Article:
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Gregoire wants to freeze tuition at 2-year colleges
Seattle Times staff reporter
OLYMPIA — Community- and technical-college students would get a break under a proposal by Gov. Christine Gregoire to cap tuition at current rates for the next two years.
That would keep annual tuition at the current level of $2,586. Tuition increased 5 percent this year at the state's two-year colleges. The proposal is part of a $172.9 million plan, released Thursday, that is largely focused on higher education in the state.
The governor's proposal would cap annual tuition increases at 7 percent at the University of Washington and Washington State University, and at 5 percent at all other four-year public universities.
Gregoire said she proposed freezing community-college tuition to encourage more students to get degrees.
"It would send the right message: Go to a community or technical [college], and then we hope you'll transfer and get a four-year university degree," she said.
In addition to spending almost $20 million to keep two-year-college tuition at current levels, Gregoire's proposal would expand WSU medical-education offerings in Spokane to train dentists, nurses and doctors. The expansion would cost about $15 million in a combined program offered by WSU, the UW and Eastern Washington University.
State Senate Republican Floor Leader Mark Schoesler, R-Ritzville, said he largely agreed with Gregoire's higher-education plan, but he said she didn't go far enough in capping tuition.
"I'd like to see it capped at inflation," he said. "I'm very concerned about affordability of tuition to our universities by middle-class families."
Democratic leaders in the state House and Senate praised the proposal.
UW President Mark Emmert also agreed with the governor's plan. "What we heard today is terrific news for higher education and the state," he said.
Emmert was particularly happy with the proposed medical-school program in Spokane that would allow 20 students to take their first year of medical school through WSU and then spend the second year at the UW in Seattle. Gregoire's budget also expands programs for dentists and nurses.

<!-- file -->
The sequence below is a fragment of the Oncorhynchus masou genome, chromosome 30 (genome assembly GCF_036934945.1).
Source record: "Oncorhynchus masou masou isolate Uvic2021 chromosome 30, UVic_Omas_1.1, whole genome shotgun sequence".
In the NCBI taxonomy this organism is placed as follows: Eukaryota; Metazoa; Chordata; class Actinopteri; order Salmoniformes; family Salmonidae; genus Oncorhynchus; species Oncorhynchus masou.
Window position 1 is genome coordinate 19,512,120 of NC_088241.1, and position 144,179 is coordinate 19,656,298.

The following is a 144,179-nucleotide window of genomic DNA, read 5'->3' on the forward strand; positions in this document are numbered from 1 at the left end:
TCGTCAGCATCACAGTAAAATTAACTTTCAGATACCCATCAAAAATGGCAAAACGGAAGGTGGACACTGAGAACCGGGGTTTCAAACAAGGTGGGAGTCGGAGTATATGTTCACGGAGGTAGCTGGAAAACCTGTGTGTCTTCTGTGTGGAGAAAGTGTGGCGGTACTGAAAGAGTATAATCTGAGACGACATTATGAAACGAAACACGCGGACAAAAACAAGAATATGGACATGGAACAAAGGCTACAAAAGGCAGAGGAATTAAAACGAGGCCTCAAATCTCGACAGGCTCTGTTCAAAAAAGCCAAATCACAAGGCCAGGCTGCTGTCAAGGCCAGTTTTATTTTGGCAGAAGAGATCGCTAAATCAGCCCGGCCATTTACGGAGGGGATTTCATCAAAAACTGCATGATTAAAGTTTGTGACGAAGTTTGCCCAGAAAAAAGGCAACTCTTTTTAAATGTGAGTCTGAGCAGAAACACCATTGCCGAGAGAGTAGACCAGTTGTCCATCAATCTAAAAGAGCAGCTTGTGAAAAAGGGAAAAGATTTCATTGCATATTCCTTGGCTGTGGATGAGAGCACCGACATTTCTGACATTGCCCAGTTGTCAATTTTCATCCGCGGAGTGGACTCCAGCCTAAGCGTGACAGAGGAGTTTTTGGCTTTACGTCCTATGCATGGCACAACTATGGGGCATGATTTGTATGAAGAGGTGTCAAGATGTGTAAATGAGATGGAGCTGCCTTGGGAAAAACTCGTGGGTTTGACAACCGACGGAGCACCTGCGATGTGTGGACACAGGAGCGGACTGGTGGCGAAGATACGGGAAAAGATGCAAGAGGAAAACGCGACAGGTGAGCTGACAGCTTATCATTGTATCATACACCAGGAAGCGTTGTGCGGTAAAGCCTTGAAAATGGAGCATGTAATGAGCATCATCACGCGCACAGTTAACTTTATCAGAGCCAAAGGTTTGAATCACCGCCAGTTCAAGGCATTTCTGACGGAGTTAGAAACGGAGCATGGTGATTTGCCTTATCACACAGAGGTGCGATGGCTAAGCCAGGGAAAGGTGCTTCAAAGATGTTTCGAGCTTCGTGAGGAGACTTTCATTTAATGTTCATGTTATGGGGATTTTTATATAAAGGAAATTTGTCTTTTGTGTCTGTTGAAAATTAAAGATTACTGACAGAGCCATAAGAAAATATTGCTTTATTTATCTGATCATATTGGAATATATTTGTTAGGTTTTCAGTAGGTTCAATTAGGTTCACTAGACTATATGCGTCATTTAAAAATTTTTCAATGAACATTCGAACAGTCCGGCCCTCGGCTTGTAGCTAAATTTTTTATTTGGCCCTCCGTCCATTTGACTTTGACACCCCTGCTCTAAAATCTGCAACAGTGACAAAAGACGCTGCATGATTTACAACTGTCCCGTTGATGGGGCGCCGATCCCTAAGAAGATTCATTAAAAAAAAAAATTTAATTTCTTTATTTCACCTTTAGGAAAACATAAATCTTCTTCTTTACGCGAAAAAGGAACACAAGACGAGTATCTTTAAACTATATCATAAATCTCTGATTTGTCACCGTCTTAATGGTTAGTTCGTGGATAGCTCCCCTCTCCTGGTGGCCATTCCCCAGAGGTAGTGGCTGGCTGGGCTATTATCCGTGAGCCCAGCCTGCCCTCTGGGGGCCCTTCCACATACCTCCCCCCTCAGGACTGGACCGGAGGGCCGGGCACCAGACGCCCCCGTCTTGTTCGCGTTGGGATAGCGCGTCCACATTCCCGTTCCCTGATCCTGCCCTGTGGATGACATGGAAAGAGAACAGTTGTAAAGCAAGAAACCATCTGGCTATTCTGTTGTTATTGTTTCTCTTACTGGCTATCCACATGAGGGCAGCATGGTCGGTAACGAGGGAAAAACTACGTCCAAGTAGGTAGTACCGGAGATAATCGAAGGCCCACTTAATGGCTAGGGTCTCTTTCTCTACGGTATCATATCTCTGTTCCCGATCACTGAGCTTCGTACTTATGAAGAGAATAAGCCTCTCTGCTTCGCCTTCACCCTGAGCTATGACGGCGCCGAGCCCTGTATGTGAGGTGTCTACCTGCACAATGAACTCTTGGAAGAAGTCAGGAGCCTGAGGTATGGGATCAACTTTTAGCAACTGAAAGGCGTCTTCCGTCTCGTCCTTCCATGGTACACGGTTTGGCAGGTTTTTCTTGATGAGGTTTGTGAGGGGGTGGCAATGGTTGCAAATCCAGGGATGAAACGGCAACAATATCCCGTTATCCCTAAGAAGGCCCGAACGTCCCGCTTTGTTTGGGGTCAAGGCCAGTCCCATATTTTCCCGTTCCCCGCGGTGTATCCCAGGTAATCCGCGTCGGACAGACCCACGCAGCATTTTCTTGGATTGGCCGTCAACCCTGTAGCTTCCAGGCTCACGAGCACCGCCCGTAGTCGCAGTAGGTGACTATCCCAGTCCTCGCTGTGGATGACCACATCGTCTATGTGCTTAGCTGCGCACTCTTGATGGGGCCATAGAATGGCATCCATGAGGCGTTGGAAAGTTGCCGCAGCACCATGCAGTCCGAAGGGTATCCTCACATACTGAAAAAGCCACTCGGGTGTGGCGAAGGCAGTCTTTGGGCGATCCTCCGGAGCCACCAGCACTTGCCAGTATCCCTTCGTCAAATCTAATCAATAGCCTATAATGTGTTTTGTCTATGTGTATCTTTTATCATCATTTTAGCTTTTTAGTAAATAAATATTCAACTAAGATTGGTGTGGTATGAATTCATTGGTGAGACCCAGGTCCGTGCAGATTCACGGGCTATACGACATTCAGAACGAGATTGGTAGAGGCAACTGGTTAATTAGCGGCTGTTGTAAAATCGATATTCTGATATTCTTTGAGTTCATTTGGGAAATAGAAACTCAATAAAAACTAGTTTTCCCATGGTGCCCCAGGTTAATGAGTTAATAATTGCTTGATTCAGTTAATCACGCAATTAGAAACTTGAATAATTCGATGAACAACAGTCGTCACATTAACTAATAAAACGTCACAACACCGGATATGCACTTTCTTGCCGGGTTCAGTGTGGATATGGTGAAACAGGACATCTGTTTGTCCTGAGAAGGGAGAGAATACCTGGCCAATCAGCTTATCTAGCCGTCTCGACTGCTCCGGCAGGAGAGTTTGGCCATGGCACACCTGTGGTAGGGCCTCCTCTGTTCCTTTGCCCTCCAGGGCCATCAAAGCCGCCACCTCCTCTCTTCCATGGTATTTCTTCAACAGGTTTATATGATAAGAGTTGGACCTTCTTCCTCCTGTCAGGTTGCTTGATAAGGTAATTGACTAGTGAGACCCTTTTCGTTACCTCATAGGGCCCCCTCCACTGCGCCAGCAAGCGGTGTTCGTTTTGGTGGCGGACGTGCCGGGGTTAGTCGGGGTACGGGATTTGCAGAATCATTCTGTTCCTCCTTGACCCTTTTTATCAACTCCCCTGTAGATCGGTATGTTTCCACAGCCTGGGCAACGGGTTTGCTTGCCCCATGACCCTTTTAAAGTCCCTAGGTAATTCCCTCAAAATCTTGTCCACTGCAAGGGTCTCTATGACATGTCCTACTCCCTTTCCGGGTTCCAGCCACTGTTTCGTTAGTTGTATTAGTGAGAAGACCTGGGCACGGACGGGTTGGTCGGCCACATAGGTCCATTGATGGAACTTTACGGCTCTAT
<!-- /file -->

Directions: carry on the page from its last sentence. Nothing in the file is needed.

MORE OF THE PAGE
"The additions of the new medical and dental students are very, very important to us," Emmert said. "Both those schools have been pretty static in their enrollment for a long time."
Emmert, who has been pushing for increased funding for the UW, also agreed with the 7 percent tuition cap as long "as it's matched with appropriate increases in state general-fund support for higher education," he said.
The university is looking for a budget increase of $80 million to $90 million over the next two years.
Gregoire is expected to release her entire proposed budget next week but has been highlighting major parts of it for the past few days.
The state works on a two-year budget cycle. Last year the Legislature passed a $26 billion operating budget for 2005-07. Lawmakers will put together a new two-year budget this winter. Tax collections have far exceeded expectations this year, and the governor's budget office now projects lawmakers will have about a $1.9 billion surplus.
Other highlights of the governor's proposal:
• $106.6 million for training programs and to increase enrollment at the state's colleges and universities by 8,300, including 3,300 students in high-demand fields such as engineering.
• $750,000 to create small-business development centers at Grays Harbor, Kelso and Pullman.
• $19.3 million to increase university research and help turn research into new jobs.
Andrew Garber: 360-943-9882 or firstname.lastname@example.org
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